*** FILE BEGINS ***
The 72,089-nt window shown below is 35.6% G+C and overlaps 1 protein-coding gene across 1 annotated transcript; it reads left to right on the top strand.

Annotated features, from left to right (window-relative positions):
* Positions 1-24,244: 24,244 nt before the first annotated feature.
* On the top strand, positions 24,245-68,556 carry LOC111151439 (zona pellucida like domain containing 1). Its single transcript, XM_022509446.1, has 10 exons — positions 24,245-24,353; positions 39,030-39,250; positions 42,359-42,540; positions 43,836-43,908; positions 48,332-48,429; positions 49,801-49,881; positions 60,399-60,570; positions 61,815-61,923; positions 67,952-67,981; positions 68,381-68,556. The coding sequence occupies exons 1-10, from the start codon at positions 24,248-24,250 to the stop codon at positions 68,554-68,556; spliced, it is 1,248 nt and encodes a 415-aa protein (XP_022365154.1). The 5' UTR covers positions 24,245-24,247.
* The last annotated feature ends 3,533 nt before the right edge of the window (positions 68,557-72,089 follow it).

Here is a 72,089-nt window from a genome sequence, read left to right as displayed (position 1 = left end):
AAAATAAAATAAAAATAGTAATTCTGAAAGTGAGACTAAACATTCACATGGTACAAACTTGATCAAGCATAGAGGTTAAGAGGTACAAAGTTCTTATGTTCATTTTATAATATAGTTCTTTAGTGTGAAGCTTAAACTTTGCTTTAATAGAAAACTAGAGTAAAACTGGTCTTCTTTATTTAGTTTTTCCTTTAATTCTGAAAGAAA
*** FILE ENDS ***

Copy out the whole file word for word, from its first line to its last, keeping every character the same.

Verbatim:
The 72,089-nt window shown below is 35.6% G+C and overlaps 1 protein-coding gene across 1 annotated transcript; it reads left to right on the top strand.

Annotated features, from left to right (window-relative positions):
* Positions 1-24,244: 24,244 nt before the first annotated feature.
* On the top strand, positions 24,245-68,556 carry LOC111151439 (zona pellucida like domain containing 1). Its single transcript, XM_022509446.1, has 10 exons — positions 24,245-24,353; positions 39,030-39,250; positions 42,359-42,540; positions 43,836-43,908; positions 48,332-48,429; positions 49,801-49,881; positions 60,399-60,570; positions 61,815-61,923; positions 67,952-67,981; positions 68,381-68,556. The coding sequence occupies exons 1-10, from the start codon at positions 24,248-24,250 to the stop codon at positions 68,554-68,556; spliced, it is 1,248 nt and encodes a 415-aa protein (XP_022365154.1). The 5' UTR covers positions 24,245-24,247.
* The last annotated feature ends 3,533 nt before the right edge of the window (positions 68,557-72,089 follow it).

Here is a 72,089-nt window from a genome sequence, read left to right as displayed (position 1 = left end):
AAAATAAAATAAAAATAGTAATTCTGAAAGTGAGACTAAACATTCACATGGTACAAACTTGATCAAGCATAGAGGTTAAGAGGTACAAAGTTCTTATGTTCATTTTATAATATAGTTCTTTAGTGTGAAGCTTAAACTTTGCTTTAATAGAAAACTAGAGTAAAACTGGTCTTCTTTATTTAGTTTTTCCTTTAATTCTGAAAGAAA